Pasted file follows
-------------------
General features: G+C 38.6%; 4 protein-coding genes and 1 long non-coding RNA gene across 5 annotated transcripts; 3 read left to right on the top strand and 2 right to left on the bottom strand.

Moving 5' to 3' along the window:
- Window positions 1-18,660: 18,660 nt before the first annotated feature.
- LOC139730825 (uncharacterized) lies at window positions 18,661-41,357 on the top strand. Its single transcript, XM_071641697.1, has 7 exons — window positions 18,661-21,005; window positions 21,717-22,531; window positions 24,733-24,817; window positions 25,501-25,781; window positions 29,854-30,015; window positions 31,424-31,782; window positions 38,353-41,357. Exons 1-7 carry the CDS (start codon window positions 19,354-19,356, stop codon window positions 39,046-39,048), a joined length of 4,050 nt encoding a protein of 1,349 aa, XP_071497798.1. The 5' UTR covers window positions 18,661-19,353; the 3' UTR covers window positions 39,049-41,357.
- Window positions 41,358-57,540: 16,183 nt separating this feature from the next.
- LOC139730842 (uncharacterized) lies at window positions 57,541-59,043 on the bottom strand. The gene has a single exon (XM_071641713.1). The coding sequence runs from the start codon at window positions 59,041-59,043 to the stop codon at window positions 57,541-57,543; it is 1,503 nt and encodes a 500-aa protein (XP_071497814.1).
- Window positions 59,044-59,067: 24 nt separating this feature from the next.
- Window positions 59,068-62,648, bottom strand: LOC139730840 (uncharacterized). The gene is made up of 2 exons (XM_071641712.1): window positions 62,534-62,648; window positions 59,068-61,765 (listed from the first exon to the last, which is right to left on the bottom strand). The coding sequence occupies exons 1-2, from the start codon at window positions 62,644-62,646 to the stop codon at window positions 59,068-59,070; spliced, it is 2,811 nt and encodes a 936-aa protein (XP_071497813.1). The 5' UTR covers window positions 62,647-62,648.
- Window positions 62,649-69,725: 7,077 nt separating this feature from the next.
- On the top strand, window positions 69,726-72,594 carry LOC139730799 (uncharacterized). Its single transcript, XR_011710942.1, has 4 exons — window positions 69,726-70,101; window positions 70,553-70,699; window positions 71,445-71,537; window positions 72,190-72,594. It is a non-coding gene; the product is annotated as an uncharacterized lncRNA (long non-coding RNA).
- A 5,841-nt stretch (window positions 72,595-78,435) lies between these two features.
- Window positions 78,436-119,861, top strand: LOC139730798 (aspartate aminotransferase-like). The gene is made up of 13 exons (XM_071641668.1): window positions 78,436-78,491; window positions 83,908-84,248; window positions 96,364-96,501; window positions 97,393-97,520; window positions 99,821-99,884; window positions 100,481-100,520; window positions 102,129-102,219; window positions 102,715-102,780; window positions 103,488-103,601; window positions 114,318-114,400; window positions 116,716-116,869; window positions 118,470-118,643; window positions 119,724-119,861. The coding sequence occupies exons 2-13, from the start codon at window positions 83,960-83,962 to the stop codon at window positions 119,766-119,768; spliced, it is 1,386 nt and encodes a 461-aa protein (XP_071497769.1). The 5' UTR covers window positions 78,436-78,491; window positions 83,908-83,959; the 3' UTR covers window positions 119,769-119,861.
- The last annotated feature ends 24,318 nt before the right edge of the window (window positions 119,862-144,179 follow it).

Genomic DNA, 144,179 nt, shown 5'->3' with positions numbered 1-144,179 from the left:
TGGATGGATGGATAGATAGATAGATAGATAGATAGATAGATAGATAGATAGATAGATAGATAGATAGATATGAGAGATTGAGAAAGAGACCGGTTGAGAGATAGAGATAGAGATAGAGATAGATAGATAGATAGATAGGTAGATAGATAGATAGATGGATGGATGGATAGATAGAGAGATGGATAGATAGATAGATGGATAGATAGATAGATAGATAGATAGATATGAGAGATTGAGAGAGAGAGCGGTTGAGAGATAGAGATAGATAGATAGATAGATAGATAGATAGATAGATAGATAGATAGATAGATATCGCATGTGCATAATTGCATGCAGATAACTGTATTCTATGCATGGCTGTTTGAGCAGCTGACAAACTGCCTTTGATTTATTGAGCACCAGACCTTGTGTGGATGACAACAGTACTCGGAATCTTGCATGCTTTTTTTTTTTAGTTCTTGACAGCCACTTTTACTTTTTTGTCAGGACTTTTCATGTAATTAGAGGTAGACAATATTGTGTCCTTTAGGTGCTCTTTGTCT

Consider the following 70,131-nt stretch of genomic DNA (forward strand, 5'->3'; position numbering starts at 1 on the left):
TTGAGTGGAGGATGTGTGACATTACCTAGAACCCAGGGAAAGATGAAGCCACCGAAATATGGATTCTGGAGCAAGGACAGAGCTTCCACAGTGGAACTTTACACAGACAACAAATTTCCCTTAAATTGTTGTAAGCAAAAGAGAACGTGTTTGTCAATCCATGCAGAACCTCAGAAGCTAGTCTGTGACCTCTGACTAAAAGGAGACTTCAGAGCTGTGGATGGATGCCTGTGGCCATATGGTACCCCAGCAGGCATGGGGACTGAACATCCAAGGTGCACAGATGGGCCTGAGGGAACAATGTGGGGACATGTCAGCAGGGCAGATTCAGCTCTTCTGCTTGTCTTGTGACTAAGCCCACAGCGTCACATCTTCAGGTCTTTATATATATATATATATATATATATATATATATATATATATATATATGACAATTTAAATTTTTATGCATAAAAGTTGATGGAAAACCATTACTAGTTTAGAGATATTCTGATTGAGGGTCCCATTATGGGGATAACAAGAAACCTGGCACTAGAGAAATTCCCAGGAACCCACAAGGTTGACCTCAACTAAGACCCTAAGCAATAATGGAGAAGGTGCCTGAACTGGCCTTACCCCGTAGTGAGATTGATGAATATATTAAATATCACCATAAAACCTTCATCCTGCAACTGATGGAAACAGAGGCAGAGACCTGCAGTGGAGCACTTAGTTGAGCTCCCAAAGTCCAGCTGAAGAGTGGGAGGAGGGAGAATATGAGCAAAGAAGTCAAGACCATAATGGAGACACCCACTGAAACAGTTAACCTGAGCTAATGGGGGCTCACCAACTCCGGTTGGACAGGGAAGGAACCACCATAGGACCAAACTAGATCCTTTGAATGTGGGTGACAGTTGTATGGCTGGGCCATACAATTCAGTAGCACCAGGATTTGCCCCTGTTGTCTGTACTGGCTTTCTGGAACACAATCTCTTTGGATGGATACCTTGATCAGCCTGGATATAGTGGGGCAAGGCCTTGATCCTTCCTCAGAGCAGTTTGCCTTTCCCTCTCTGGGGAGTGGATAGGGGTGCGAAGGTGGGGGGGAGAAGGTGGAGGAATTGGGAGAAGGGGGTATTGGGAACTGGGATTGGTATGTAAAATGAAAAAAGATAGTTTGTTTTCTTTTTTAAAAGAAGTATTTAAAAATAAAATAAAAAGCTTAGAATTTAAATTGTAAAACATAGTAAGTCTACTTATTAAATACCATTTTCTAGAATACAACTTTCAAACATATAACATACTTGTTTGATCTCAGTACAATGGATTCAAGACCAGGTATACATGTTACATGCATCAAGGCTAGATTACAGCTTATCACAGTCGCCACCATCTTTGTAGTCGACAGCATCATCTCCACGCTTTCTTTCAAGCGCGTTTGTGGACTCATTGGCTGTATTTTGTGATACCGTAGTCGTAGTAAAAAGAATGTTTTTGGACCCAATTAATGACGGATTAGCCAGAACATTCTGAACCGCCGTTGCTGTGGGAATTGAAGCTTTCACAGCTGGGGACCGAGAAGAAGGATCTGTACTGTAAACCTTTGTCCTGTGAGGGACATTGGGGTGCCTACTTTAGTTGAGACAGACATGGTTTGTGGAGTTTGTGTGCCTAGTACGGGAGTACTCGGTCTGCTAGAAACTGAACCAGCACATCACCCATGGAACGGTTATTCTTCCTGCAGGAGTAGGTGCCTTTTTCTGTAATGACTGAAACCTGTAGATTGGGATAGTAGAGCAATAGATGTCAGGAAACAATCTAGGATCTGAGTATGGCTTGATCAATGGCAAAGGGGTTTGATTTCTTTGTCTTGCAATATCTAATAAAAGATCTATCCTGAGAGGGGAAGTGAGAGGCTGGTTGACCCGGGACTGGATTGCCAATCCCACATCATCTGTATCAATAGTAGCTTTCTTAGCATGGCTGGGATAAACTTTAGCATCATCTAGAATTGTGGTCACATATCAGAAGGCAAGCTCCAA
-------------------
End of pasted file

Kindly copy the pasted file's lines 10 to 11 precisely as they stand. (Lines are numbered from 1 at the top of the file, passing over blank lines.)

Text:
- On the top strand, window positions 69,726-72,594 carry LOC139730799 (uncharacterized). Its single transcript, XR_011710942.1, has 4 exons — window positions 69,726-70,101; window positions 70,553-70,699; window positions 71,445-71,537; window positions 72,190-72,594. It is a non-coding gene; the product is annotated as an uncharacterized lncRNA (long non-coding RNA).
- A 5,841-nt stretch (window positions 72,595-78,435) lies between these two features.